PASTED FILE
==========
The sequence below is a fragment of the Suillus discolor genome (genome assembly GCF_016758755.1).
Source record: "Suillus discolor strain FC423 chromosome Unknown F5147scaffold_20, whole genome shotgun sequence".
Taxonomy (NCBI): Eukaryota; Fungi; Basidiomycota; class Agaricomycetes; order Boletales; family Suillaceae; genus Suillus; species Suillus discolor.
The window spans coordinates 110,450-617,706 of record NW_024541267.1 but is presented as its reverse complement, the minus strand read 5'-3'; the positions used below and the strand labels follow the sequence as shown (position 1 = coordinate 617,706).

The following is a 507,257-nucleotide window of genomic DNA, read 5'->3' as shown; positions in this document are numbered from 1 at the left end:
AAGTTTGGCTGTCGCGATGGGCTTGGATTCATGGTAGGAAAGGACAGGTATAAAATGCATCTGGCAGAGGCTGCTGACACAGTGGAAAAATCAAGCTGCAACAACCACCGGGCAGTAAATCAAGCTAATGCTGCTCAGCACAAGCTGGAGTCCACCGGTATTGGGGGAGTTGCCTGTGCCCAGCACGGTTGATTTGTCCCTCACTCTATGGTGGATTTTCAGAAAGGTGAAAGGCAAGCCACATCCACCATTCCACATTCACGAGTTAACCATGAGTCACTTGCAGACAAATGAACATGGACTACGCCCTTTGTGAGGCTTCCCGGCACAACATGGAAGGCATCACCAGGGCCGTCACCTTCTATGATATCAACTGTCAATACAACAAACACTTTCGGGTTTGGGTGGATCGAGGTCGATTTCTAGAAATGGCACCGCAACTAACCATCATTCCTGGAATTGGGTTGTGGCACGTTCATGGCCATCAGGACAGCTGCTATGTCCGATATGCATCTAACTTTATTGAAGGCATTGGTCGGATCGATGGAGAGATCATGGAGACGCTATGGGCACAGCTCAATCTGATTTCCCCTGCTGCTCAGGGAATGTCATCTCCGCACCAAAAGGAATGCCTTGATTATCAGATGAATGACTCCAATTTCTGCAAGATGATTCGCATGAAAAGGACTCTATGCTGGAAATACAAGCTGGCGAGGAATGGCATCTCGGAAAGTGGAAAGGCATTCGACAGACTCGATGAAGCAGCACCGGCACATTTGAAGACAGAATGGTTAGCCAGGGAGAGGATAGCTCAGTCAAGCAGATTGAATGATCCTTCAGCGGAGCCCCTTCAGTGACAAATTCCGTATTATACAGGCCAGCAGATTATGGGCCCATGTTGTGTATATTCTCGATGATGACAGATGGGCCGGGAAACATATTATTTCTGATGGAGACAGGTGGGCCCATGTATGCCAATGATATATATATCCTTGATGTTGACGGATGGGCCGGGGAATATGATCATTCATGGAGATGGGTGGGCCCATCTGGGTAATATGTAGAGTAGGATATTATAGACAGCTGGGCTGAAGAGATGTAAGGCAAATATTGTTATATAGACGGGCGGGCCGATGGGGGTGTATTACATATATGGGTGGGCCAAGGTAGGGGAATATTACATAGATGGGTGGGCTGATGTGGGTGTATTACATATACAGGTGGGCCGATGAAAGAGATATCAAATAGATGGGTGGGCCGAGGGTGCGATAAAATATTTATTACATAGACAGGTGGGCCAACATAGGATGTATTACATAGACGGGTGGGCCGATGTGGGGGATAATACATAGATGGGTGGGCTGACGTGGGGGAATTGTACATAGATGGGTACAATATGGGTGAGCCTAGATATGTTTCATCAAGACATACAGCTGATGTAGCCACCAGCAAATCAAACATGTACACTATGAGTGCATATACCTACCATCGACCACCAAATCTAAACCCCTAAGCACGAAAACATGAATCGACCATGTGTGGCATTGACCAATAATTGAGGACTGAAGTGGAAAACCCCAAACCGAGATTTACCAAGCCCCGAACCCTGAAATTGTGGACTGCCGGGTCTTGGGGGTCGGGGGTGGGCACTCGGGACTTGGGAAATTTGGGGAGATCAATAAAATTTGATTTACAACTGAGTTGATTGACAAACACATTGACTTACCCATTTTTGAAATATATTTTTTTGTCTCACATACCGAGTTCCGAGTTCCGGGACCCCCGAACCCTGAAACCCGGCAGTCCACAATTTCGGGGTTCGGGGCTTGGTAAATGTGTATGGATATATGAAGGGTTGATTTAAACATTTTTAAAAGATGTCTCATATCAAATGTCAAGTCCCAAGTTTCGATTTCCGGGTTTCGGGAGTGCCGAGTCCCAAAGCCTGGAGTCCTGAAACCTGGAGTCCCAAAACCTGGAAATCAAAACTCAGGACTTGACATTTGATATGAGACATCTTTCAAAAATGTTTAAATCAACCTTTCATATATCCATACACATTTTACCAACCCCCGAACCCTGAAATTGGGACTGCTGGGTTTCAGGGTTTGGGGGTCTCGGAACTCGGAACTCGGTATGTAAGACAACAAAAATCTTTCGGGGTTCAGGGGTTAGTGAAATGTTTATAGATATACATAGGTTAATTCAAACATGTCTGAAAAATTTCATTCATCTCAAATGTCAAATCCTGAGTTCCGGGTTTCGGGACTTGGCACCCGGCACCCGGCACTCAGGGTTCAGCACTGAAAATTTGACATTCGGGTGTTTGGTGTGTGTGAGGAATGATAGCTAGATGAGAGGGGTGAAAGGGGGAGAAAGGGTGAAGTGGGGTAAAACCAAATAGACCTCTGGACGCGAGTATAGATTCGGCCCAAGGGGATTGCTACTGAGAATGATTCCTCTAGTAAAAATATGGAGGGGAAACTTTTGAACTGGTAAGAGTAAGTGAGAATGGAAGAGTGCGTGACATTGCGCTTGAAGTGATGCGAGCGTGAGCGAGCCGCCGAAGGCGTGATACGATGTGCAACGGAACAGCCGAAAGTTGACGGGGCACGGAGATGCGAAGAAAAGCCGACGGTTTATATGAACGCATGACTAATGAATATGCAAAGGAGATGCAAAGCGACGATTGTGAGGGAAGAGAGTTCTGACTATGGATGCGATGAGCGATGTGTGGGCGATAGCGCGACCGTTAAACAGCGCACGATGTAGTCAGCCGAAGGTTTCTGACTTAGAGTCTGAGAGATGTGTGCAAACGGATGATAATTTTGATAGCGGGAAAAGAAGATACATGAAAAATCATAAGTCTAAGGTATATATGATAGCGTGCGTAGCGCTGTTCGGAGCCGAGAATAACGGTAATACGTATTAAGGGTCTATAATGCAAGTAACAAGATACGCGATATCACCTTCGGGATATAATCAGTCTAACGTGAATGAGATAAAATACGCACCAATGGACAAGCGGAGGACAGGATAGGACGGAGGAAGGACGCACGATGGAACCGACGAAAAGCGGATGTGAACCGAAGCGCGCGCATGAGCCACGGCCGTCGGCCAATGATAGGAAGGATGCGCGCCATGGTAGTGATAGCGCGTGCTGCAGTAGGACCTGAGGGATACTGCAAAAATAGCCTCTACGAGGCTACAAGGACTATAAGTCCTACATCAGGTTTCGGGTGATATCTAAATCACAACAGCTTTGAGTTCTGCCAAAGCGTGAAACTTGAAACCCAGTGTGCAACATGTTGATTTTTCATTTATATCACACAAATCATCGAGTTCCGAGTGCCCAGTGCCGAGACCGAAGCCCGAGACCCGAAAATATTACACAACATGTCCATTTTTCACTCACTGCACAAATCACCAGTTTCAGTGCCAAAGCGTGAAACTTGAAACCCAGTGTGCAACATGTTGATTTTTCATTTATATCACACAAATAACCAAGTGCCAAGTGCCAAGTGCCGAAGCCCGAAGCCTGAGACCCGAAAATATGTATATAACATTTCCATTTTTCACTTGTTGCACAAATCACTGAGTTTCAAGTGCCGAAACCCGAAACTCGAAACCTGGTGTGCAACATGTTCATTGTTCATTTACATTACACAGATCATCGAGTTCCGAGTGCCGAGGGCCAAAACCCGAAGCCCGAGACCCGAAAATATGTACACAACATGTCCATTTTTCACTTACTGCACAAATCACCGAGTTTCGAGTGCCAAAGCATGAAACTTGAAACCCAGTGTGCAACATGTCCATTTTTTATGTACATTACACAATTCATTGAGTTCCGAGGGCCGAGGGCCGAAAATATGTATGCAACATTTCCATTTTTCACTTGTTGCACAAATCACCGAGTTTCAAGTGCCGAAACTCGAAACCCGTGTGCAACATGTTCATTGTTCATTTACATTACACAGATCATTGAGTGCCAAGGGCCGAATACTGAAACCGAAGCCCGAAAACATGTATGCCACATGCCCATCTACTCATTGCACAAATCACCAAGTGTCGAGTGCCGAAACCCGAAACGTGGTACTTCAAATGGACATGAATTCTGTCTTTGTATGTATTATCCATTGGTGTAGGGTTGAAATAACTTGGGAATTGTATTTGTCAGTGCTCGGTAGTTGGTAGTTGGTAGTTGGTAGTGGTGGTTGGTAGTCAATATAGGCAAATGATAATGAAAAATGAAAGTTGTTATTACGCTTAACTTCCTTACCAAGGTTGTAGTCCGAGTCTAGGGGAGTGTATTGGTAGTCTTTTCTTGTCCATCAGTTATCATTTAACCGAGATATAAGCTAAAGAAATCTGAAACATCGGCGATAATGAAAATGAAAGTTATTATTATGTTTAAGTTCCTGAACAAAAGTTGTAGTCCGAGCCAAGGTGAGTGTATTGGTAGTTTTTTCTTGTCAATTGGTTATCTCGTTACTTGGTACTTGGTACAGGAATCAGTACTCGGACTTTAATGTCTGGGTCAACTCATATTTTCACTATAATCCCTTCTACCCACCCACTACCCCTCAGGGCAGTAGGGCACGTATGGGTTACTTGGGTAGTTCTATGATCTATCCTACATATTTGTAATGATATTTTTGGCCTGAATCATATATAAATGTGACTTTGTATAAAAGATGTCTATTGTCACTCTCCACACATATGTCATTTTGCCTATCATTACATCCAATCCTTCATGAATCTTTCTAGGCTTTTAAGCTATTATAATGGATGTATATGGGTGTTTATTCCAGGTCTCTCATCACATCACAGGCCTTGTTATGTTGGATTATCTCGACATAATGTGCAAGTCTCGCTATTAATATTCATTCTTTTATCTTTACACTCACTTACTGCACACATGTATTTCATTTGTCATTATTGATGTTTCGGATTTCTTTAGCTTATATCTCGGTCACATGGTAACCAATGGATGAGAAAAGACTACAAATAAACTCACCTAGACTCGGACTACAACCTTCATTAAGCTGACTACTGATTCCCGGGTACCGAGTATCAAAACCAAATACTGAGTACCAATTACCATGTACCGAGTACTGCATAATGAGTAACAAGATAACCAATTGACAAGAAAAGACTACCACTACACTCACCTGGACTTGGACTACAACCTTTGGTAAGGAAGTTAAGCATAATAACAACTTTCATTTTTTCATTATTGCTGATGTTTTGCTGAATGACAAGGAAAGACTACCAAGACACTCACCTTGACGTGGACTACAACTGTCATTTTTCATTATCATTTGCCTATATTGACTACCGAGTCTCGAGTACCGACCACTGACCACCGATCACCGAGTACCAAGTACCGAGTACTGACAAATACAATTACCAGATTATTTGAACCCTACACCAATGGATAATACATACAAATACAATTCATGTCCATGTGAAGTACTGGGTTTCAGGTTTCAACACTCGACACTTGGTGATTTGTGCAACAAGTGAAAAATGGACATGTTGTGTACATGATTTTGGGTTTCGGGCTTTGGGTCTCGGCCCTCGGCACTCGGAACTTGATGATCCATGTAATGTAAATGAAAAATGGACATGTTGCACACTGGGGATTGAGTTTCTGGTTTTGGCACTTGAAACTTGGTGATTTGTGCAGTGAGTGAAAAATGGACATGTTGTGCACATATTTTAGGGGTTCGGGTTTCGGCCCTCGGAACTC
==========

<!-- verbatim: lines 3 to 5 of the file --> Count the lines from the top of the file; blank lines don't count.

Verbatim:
Taxonomy (NCBI): Eukaryota; Fungi; Basidiomycota; class Agaricomycetes; order Boletales; family Suillaceae; genus Suillus; species Suillus discolor.
The window spans coordinates 110,450-617,706 of record NW_024541267.1 but is presented as its reverse complement, the minus strand read 5'-3'; the positions used below and the strand labels follow the sequence as shown (position 1 = coordinate 617,706).

The following is a 507,257-nucleotide window of genomic DNA, read 5'->3' as shown; positions in this document are numbered from 1 at the left end: